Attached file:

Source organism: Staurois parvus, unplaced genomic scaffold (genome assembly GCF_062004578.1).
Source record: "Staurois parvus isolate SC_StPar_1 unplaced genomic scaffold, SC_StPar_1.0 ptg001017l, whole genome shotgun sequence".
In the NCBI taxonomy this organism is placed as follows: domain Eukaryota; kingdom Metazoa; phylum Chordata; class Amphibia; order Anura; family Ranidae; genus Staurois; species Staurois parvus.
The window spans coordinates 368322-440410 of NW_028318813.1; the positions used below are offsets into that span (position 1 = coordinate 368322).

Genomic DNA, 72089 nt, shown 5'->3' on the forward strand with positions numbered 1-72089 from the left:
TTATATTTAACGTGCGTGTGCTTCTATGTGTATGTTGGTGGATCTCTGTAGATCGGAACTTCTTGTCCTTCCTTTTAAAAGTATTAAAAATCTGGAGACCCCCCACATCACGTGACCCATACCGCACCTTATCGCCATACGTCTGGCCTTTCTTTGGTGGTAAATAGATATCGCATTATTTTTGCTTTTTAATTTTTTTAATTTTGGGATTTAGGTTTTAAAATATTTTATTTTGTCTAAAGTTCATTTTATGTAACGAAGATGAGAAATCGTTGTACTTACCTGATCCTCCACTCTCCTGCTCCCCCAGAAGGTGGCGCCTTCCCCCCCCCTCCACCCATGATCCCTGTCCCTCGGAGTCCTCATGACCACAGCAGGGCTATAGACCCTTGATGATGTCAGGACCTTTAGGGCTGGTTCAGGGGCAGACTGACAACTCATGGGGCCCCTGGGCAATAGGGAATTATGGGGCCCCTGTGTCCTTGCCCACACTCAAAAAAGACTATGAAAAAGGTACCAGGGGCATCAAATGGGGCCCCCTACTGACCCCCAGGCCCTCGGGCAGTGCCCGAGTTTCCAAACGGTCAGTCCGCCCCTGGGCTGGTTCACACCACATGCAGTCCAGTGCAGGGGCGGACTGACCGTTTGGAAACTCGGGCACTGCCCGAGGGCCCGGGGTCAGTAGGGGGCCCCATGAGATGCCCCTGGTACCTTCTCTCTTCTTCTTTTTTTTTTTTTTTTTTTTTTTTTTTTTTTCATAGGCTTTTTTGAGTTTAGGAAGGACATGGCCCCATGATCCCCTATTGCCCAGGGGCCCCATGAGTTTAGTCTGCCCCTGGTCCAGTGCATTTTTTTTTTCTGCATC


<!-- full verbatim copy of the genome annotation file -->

Source organism: Staurois parvus, unplaced genomic scaffold (genome assembly GCF_062004578.1).
Source record: "Staurois parvus isolate SC_StPar_1 unplaced genomic scaffold, SC_StPar_1.0 ptg001017l, whole genome shotgun sequence".
In the NCBI taxonomy this organism is placed as follows: domain Eukaryota; kingdom Metazoa; phylum Chordata; class Amphibia; order Anura; family Ranidae; genus Staurois; species Staurois parvus.
The window spans coordinates 368322-440410 of NW_028318813.1; the positions used below are offsets into that span (position 1 = coordinate 368322).

Genomic DNA, 72089 nt, shown 5'->3' on the forward strand with positions numbered 1-72089 from the left:
TTATATTTAACGTGCGTGTGCTTCTATGTGTATGTTGGTGGATCTCTGTAGATCGGAACTTCTTGTCCTTCCTTTTAAAAGTATTAAAAATCTGGAGACCCCCCACATCACGTGACCCATACCGCACCTTATCGCCATACGTCTGGCCTTTCTTTGGTGGTAAATAGATATCGCATTATTTTTGCTTTTTAATTTTTTTAATTTTGGGATTTAGGTTTTAAAATATTTTATTTTGTCTAAAGTTCATTTTATGTAACGAAGATGAGAAATCGTTGTACTTACCTGATCCTCCACTCTCCTGCTCCCCCAGAAGGTGGCGCCTTCCCCCCCCCTCCACCCATGATCCCTGTCCCTCGGAGTCCTCATGACCACAGCAGGGCTATAGACCCTTGATGATGTCAGGACCTTTAGGGCTGGTTCAGGGGCAGACTGACAACTCATGGGGCCCCTGGGCAATAGGGAATTATGGGGCCCCTGTGTCCTTGCCCACACTCAAAAAAGACTATGAAAAAGGTACCAGGGGCATCAAATGGGGCCCCCTACTGACCCCCAGGCCCTCGGGCAGTGCCCGAGTTTCCAAACGGTCAGTCCGCCCCTGGGCTGGTTCACACCACATGCAGTCCAGTGCAGGGGCGGACTGACCGTTTGGAAACTCGGGCACTGCCCGAGGGCCCGGGGTCAGTAGGGGGCCCCATGAGATGCCCCTGGTACCTTCTCTCTTCTTCTTTTTTTTTTTTTTTTTTTTTTTTTTTTTTTCATAGGCTTTTTTGAGTTTAGGAAGGACATGGCCCCATGATCCCCTATTGCCCAGGGGCCCCATGAGTTTAGTCTGCCCCTGGTCCAGTGCATTTTTTTTTTCTGCATC